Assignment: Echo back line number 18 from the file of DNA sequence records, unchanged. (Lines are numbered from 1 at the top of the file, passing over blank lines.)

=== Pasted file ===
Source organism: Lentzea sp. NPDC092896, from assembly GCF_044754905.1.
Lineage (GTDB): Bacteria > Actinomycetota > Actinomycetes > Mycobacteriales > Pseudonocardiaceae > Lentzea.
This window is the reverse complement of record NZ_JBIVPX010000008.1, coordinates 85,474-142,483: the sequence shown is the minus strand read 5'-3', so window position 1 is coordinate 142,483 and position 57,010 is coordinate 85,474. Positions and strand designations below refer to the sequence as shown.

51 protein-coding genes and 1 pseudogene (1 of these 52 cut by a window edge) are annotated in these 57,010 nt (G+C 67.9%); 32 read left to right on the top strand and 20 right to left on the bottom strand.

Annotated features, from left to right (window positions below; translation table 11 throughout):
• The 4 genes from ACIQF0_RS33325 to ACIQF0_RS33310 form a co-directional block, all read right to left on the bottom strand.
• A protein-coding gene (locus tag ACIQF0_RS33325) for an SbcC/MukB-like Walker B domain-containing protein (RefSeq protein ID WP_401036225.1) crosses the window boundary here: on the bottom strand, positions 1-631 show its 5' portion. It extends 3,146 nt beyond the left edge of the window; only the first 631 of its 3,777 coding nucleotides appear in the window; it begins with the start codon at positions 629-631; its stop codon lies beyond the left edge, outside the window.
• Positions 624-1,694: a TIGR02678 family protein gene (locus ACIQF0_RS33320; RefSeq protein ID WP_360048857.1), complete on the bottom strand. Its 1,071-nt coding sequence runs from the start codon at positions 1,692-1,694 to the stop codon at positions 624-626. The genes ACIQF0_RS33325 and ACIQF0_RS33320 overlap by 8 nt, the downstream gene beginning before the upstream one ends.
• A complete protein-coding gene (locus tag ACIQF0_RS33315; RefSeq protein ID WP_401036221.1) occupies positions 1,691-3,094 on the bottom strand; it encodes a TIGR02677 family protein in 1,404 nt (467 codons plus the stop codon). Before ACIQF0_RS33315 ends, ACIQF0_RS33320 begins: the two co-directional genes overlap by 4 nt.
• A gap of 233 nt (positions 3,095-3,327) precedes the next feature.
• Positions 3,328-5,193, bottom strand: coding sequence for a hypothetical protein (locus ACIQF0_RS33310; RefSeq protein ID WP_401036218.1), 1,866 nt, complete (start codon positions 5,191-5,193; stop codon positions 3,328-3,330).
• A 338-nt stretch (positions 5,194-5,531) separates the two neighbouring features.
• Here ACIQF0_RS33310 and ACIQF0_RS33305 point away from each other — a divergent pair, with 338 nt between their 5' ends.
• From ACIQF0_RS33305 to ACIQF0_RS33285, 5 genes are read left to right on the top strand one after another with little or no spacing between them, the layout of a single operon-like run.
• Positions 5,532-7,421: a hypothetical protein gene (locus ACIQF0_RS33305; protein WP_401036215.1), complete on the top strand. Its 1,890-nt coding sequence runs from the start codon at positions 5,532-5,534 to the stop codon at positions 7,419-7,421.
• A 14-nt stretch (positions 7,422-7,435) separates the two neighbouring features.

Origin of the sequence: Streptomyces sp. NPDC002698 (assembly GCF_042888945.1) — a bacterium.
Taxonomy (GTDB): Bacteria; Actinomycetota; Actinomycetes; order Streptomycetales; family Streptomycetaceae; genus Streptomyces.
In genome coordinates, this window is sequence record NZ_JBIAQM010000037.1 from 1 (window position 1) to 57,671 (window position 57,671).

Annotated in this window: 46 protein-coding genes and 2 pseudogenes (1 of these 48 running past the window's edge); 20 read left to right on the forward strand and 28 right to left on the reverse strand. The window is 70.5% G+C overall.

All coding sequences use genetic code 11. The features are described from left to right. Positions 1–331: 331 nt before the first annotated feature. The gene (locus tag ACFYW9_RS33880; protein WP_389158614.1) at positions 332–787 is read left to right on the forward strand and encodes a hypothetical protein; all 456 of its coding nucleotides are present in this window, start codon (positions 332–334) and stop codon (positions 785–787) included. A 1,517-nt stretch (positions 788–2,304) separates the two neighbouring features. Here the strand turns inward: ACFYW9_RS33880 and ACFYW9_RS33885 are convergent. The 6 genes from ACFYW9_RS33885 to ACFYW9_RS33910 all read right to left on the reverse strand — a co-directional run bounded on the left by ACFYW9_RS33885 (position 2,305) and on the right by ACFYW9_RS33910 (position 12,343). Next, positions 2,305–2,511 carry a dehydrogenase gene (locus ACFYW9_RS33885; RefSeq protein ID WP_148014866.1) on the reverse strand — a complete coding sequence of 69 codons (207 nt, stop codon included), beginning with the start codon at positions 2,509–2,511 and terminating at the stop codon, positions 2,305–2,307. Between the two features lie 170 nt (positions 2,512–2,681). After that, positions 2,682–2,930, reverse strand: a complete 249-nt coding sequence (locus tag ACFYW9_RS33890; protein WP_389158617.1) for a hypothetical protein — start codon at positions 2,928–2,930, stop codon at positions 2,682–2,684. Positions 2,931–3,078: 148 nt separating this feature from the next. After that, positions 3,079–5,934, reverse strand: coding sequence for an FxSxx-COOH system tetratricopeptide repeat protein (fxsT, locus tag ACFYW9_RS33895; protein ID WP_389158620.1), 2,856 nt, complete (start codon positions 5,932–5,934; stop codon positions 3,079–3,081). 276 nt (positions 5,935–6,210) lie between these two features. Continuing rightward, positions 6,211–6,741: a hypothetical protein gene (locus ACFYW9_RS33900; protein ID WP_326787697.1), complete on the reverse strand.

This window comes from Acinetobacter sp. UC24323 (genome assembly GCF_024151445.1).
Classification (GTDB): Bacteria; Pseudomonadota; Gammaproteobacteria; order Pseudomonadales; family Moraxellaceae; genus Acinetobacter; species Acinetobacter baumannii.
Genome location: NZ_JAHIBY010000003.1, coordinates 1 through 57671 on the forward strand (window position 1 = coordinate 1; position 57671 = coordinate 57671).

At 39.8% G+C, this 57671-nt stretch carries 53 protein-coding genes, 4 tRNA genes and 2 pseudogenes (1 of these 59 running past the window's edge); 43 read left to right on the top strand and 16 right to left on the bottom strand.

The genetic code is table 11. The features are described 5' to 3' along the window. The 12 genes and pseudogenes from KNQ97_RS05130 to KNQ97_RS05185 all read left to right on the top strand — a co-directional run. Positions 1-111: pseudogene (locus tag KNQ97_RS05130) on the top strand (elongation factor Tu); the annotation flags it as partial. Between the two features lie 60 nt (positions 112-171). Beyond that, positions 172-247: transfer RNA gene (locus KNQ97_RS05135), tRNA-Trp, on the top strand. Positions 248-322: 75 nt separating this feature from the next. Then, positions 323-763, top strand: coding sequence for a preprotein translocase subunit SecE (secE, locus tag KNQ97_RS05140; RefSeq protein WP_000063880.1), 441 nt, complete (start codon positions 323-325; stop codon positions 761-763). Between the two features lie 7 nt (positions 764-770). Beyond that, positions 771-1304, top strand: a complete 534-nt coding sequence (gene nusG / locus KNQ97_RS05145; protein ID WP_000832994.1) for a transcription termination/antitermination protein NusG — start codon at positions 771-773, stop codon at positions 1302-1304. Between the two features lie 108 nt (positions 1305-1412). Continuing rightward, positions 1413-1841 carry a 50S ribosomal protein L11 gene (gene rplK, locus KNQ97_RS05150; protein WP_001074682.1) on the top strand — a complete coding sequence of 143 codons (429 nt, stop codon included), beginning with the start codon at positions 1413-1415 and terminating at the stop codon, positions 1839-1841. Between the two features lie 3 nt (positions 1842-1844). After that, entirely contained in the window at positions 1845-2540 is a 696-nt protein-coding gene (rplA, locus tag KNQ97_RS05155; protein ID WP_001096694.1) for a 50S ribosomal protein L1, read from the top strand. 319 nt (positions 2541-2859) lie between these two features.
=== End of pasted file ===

Taxonomy (GTDB): Bacteria; Actinomycetota; Actinomycetes; order Streptomycetales; family Streptomycetaceae; genus Streptomyces.